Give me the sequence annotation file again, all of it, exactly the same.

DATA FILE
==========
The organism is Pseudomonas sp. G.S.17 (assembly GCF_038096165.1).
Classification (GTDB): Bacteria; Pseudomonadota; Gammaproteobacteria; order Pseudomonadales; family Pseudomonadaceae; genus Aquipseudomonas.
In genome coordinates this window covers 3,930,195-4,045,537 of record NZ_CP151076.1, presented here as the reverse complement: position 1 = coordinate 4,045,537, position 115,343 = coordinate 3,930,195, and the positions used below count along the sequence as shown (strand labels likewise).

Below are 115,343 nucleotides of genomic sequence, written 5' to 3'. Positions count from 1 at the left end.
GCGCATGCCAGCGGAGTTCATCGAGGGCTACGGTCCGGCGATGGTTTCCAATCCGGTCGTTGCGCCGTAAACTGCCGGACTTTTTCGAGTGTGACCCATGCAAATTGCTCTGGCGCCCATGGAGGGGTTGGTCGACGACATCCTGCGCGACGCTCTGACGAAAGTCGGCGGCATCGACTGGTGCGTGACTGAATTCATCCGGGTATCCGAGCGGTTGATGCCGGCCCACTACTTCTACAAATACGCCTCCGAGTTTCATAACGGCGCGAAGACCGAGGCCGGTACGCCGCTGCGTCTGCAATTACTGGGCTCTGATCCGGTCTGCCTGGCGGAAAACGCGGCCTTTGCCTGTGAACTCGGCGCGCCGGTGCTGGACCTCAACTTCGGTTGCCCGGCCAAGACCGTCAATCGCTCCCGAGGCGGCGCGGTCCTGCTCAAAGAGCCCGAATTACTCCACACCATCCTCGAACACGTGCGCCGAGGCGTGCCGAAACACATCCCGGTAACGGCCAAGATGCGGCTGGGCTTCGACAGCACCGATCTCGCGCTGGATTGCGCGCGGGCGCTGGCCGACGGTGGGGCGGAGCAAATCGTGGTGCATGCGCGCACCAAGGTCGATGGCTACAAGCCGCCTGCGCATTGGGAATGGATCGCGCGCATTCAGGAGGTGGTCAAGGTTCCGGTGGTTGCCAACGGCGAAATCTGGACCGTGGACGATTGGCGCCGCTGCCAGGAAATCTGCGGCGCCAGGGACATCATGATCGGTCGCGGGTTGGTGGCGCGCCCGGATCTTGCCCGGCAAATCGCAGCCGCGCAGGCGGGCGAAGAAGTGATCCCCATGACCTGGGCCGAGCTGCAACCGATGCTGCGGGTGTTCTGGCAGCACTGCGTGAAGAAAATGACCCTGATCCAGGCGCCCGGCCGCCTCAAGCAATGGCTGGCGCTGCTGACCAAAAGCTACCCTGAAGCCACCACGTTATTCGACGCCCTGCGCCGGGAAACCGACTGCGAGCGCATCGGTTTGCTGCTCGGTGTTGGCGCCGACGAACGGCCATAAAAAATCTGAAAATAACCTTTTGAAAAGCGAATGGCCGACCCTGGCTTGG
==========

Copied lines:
The organism is Pseudomonas sp. G.S.17 (assembly GCF_038096165.1).
Classification (GTDB): Bacteria; Pseudomonadota; Gammaproteobacteria; order Pseudomonadales; family Pseudomonadaceae; genus Aquipseudomonas.
In genome coordinates this window covers 3,930,195-4,045,537 of record NZ_CP151076.1, presented here as the reverse complement: position 1 = coordinate 4,045,537, position 115,343 = coordinate 3,930,195, and the positions used below count along the sequence as shown (strand labels likewise).

Below are 115,343 nucleotides of genomic sequence, written 5' to 3'. Positions count from 1 at the left end.
GCGCATGCCAGCGGAGTTCATCGAGGGCTACGGTCCGGCGATGGTTTCCAATCCGGTCGTTGCGCCGTAAACTGCCGGACTTTTTCGAGTGTGACCCATGCAAATTGCTCTGGCGCCCATGGAGGGGTTGGTCGACGACATCCTGCGCGACGCTCTGACGAAAGTCGGCGGCATCGACTGGTGCGTGACTGAATTCATCCGGGTATCCGAGCGGTTGATGCCGGCCCACTACTTCTACAAATACGCCTCCGAGTTTCATAACGGCGCGAAGACCGAGGCCGGTACGCCGCTGCGTCTGCAATTACTGGGCTCTGATCCGGTCTGCCTGGCGGAAAACGCGGCCTTTGCCTGTGAACTCGGCGCGCCGGTGCTGGACCTCAACTTCGGTTGCCCGGCCAAGACCGTCAATCGCTCCCGAGGCGGCGCGGTCCTGCTCAAAGAGCCCGAATTACTCCACACCATCCTCGAACACGTGCGCCGAGGCGTGCCGAAACACATCCCGGTAACGGCCAAGATGCGGCTGGGCTTCGACAGCACCGATCTCGCGCTGGATTGCGCGCGGGCGCTGGCCGACGGTGGGGCGGAGCAAATCGTGGTGCATGCGCGCACCAAGGTCGATGGCTACAAGCCGCCTGCGCATTGGGAATGGATCGCGCGCATTCAGGAGGTGGTCAAGGTTCCGGTGGTTGCCAACGGCGAAATCTGGACCGTGGACGATTGGCGCCGCTGCCAGGAAATCTGCGGCGCCAGGGACATCATGATCGGTCGCGGGTTGGTGGCGCGCCCGGATCTTGCCCGGCAAATCGCAGCCGCGCAGGCGGGCGAAGAAGTGATCCCCATGACCTGGGCCGAGCTGCAACCGATGCTGCGGGTGTTCTGGCAGCACTGCGTGAAGAAAATGACCCTGATCCAGGCGCCCGGCCGCCTCAAGCAATGGCTGGCGCTGCTGACCAAAAGCTACCCTGAAGCCACCACGTTATTCGACGCCCTGCGCCGGGAAACCGACTGCGAGCGCATCGGTTTGCTGCTCGGTGTTGGCGCCGACGAACGGCCATAAAAAATCTGAAAATAACCTTTTGAAAAGCGAATGGCCGACCCTGGCTTGG